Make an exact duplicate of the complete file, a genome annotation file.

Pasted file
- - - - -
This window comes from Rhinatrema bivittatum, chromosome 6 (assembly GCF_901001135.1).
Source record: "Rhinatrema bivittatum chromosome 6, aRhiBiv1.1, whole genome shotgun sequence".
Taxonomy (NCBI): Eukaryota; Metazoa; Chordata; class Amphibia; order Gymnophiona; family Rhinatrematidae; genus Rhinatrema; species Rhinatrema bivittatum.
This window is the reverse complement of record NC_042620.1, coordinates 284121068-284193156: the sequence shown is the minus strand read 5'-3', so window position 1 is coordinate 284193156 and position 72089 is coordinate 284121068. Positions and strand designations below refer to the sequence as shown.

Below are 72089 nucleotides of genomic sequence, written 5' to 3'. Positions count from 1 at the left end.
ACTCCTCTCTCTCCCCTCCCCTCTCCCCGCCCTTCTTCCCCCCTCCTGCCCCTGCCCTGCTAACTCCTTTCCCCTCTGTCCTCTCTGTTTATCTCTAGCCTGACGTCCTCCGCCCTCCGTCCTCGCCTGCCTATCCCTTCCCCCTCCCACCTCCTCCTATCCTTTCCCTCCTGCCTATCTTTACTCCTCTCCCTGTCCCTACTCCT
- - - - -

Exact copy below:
This window comes from Rhinatrema bivittatum, chromosome 6 (assembly GCF_901001135.1).
Source record: "Rhinatrema bivittatum chromosome 6, aRhiBiv1.1, whole genome shotgun sequence".
Taxonomy (NCBI): Eukaryota; Metazoa; Chordata; class Amphibia; order Gymnophiona; family Rhinatrematidae; genus Rhinatrema; species Rhinatrema bivittatum.
This window is the reverse complement of record NC_042620.1, coordinates 284121068-284193156: the sequence shown is the minus strand read 5'-3', so window position 1 is coordinate 284193156 and position 72089 is coordinate 284121068. Positions and strand designations below refer to the sequence as shown.

Below are 72089 nucleotides of genomic sequence, written 5' to 3'. Positions count from 1 at the left end.
ACTCCTCTCTCTCCCCTCCCCTCTCCCCGCCCTTCTTCCCCCCTCCTGCCCCTGCCCTGCTAACTCCTTTCCCCTCTGTCCTCTCTGTTTATCTCTAGCCTGACGTCCTCCGCCCTCCGTCCTCGCCTGCCTATCCCTTCCCCCTCCCACCTCCTCCTATCCTTTCCCTCCTGCCTATCTTTACTCCTCTCCCTGTCCCTACTCCT